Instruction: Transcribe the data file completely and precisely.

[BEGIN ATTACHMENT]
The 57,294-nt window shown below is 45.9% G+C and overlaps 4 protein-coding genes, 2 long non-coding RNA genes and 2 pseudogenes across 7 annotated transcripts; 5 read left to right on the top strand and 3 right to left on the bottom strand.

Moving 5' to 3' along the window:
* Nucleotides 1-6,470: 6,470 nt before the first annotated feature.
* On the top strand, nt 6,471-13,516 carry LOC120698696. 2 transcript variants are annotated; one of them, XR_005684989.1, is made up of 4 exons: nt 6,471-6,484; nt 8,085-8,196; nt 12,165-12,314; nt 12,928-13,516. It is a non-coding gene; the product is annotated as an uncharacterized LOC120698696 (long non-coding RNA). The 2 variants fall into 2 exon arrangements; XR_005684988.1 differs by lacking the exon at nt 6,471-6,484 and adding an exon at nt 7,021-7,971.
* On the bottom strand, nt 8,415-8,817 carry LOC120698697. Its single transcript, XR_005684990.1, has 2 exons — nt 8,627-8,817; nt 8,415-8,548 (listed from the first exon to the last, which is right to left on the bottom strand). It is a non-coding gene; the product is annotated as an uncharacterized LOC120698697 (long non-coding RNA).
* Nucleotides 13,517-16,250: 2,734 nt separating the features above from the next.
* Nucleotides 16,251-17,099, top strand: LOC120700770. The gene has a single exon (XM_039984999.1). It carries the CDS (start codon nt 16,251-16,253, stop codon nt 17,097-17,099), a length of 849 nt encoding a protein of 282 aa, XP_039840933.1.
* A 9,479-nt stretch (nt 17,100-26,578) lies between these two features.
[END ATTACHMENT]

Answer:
The 57,294-nt window shown below is 45.9% G+C and overlaps 4 protein-coding genes, 2 long non-coding RNA genes and 2 pseudogenes across 7 annotated transcripts; 5 read left to right on the top strand and 3 right to left on the bottom strand.

Moving 5' to 3' along the window:
* Nucleotides 1-6,470: 6,470 nt before the first annotated feature.
* On the top strand, nt 6,471-13,516 carry LOC120698696. 2 transcript variants are annotated; one of them, XR_005684989.1, is made up of 4 exons: nt 6,471-6,484; nt 8,085-8,196; nt 12,165-12,314; nt 12,928-13,516. It is a non-coding gene; the product is annotated as an uncharacterized LOC120698696 (long non-coding RNA). The 2 variants fall into 2 exon arrangements; XR_005684988.1 differs by lacking the exon at nt 6,471-6,484 and adding an exon at nt 7,021-7,971.
* On the bottom strand, nt 8,415-8,817 carry LOC120698697. Its single transcript, XR_005684990.1, has 2 exons — nt 8,627-8,817; nt 8,415-8,548 (listed from the first exon to the last, which is right to left on the bottom strand). It is a non-coding gene; the product is annotated as an uncharacterized LOC120698697 (long non-coding RNA).
* Nucleotides 13,517-16,250: 2,734 nt separating the features above from the next.
* Nucleotides 16,251-17,099, top strand: LOC120700770. The gene has a single exon (XM_039984999.1). It carries the CDS (start codon nt 16,251-16,253, stop codon nt 17,097-17,099), a length of 849 nt encoding a protein of 282 aa, XP_039840933.1.
* A 9,479-nt stretch (nt 17,100-26,578) lies between these two features.